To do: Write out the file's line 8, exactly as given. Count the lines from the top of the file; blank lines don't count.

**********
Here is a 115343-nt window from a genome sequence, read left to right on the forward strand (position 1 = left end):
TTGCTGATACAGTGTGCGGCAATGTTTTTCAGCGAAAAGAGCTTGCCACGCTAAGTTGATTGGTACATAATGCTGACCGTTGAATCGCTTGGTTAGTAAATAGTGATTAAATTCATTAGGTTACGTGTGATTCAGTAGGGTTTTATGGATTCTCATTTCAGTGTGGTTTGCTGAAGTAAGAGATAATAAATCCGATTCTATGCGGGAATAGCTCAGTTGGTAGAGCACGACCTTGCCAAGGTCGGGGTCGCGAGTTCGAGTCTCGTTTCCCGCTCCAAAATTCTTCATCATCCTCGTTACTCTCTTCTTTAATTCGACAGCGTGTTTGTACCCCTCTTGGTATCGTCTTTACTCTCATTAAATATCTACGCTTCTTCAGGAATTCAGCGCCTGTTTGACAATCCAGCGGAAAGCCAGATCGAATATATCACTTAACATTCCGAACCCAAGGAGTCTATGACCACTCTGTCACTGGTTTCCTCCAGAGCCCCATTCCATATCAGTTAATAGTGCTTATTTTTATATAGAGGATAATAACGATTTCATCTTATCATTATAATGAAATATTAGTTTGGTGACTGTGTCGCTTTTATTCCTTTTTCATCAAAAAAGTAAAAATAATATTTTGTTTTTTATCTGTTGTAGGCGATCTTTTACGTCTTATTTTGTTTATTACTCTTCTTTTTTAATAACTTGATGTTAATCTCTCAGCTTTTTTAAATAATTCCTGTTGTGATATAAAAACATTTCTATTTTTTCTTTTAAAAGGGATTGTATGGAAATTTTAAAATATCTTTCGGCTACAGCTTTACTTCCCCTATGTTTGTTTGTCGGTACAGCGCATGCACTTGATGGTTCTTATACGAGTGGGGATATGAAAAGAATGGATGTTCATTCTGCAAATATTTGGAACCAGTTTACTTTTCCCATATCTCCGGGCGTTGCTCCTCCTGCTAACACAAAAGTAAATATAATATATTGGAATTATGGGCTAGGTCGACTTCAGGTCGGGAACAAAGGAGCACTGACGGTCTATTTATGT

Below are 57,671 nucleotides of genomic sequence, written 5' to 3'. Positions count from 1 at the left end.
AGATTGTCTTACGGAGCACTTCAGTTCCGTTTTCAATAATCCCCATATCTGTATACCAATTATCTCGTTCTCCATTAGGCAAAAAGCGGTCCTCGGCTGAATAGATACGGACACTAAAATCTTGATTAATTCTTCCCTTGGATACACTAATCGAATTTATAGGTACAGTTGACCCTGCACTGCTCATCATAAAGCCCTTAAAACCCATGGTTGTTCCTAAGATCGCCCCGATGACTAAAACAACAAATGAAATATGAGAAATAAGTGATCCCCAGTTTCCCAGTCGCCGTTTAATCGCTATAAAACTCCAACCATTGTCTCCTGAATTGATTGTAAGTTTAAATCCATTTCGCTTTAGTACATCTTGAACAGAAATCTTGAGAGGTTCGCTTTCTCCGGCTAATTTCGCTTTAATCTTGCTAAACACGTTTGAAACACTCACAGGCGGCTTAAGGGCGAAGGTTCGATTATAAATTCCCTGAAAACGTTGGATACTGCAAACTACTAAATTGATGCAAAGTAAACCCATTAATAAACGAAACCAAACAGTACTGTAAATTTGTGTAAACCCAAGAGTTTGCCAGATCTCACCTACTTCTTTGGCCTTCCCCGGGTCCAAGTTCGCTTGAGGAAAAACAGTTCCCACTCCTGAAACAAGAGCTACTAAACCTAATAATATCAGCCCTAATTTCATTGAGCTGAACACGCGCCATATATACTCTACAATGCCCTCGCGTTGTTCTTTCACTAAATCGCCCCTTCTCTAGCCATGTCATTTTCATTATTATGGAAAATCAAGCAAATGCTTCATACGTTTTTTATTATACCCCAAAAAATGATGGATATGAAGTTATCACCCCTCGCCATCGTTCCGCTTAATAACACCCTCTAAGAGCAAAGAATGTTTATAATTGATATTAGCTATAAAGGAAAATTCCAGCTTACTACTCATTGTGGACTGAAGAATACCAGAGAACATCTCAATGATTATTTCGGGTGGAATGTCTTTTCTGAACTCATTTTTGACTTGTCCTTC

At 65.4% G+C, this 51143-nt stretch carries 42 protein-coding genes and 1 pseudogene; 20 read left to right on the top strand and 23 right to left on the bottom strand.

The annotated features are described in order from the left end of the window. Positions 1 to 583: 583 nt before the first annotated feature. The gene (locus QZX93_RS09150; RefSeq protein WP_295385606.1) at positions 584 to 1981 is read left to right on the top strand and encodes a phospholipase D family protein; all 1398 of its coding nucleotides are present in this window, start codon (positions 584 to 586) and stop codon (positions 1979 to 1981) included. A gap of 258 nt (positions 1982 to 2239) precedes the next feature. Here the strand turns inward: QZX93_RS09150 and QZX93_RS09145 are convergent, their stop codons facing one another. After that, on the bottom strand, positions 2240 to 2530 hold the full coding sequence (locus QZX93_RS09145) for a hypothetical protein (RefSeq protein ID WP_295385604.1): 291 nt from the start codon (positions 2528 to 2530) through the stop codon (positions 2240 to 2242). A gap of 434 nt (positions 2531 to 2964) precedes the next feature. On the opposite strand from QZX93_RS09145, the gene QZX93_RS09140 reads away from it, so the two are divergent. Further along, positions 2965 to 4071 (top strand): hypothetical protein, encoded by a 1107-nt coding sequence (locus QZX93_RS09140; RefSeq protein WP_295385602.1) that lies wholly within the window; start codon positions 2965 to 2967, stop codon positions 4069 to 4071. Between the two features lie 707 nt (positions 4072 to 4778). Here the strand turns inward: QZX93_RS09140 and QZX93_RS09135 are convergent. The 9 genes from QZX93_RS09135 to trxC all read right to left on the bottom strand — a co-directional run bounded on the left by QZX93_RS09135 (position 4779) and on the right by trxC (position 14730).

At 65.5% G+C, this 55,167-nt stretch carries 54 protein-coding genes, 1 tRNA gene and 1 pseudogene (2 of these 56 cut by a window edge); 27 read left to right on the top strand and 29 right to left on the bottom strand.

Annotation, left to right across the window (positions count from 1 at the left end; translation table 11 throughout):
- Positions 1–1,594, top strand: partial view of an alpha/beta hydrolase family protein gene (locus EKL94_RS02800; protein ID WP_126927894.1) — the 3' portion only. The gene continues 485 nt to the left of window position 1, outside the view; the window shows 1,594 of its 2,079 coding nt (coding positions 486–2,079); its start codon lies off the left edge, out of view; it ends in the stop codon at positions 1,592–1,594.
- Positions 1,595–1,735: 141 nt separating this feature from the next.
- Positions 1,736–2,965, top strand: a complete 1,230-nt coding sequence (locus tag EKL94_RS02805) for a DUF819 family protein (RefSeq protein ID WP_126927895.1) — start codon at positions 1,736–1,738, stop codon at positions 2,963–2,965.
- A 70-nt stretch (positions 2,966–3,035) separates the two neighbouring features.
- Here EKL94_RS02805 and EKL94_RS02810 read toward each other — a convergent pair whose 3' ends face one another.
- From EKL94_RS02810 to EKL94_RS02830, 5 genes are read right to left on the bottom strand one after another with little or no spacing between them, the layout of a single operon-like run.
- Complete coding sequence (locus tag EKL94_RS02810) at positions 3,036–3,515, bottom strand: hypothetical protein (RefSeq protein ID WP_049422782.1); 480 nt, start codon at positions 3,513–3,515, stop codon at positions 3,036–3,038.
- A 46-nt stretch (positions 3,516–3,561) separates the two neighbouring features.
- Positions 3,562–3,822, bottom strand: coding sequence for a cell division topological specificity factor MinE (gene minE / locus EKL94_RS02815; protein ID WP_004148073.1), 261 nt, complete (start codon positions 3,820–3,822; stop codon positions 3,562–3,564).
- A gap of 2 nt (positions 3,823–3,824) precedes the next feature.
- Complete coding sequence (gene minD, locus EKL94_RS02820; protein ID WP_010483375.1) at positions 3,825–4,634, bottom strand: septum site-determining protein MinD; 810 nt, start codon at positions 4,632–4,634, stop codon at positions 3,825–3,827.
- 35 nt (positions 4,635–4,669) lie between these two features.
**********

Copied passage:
Annotation, left to right across the window (positions count from 1 at the left end; translation table 11 throughout):